Testimony: Texas Considers Report on Assumed Rate of Return
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Testimony

Testimony: Texas Considers Report on Assumed Rate of Return

According to ERS reporting, deviations from investment return assumptions have added $8.43 billion in debt to the pension system since 2001.

Senate Bill 483, or the concept of the legislature requiring a report from the largest state-sponsored pension plan regarding their assumed rate of return policies directly spotlights the leading cause of pension debt in Texas.

Public pension systems like the Employees Retirement System of Texas (ERS), for example, rely on contributions from public employees and their public employers—as well as compounding investment returns—over long periods of time to save the necessary amounts needed to pay the retirement benefits promised to generations of public employees.

Over the last 20 years, ERS has gone from 105% funded with a surplus of $867 million to 66% funded with over $14.7 billion in earned, yet unfunded, pension obligations protected by both the state and federal constitutions. According to ERS reporting, deviations from investment return assumptions have been the largest contributor to the ERS unfunded liability, adding $8.43 billion in debt since 2001.

This is because ERS actuaries have historically used an 8% assumed rate of return on investment assets to value the plan and calculate member and employer contribution requirements. In response to shifting market conditions that include negative interest rates, ERS has slowly lowered this important assumption to its current 7% rate, but when the plan has averaged a 5.77% rate of return over the last 20 years, the damage has been done.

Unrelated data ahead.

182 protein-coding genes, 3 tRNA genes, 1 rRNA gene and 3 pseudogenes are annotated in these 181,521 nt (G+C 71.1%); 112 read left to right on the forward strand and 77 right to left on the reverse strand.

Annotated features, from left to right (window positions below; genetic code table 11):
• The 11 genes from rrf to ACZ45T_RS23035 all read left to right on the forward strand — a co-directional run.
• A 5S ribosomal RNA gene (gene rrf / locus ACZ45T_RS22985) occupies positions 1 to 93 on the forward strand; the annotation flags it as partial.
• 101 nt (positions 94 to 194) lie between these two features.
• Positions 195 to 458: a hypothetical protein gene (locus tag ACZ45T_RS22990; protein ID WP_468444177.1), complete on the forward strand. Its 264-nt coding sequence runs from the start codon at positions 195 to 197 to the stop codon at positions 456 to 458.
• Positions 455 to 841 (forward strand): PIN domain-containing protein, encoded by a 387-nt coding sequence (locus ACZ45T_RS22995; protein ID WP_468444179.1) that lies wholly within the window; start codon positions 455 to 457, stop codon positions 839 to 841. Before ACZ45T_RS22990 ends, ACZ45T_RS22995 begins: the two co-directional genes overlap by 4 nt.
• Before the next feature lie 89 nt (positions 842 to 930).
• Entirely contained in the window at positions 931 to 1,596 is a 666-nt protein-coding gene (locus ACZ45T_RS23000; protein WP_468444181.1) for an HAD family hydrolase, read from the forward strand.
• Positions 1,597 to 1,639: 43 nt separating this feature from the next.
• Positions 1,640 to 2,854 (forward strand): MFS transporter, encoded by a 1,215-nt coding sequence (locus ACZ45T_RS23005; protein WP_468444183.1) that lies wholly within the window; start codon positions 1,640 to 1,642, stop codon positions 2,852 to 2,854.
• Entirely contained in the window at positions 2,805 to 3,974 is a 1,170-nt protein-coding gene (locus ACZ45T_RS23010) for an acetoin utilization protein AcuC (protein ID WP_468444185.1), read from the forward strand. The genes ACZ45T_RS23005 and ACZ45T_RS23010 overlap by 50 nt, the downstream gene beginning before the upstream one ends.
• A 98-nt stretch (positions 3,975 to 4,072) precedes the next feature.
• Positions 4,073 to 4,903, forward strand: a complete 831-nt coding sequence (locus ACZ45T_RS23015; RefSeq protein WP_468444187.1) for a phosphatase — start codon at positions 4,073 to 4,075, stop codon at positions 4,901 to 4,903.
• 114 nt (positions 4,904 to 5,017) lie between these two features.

Given the fact that investment returns make up nearly a third of ERS contributions each year, when the market does not perform, contributions from taxpayers or members (or both) must increase to keep the plan’s benefit funding on track. When contributions are not increased, plan managers are forced to search for higher yields in the market and they often pursue risky investments to do so.

This reality makes investment transparency crucial to the financial wellbeing of the state.

The Sunset Commission staff identified the need for investment transparency when reviewing the Teachers Retirement System over the summer, leading the Sunset Commission staff to issue recommendation 3.3, which is equally, if not more, applicable to ERS.

In addition to the reporting standards recommended by Sunset staff, it is our opinion that ERS, TRS, would benefit from two annual reports regarding the system’s alternative investment holdings specifically. Both suggested reports below are currently produced by comparable state-sponsored pension systems outside Texas and would not require any additional appropriation from the legislature.

Report #1: Private Equity Portfolio Performance

The Private Equity Portfolio Performance report would make public specific information regarding the private equity holdings of TRS for third-party monitoring and evaluation available to the public. The report takes the form of a simple six-column table populated with the following data points per holding:

  1. Name of Each Investment Vehicle
  2. Date of Each Investment
  3. Amount of Capital Committed
  4. Amount of Capital Contributed
  5. Amount of Capital Distributed
  6. Internal Rate of Return (Annualized Return Estimate on Capital Invested)

This level of transparency is provided by similar sized public pension systems in similar sized states, such as California State Teachers’ Retirement System (CalSTRS). CalSTRS’ publishes a report, which can be found at www.calstrs.com, that lists these data points in a stakeholder friendly format. CalSTRS’ private equity performance report, including the internal rate of return, is maintained internally by CalSTRS and published annually.

Report #2: Annual Investment Cost Report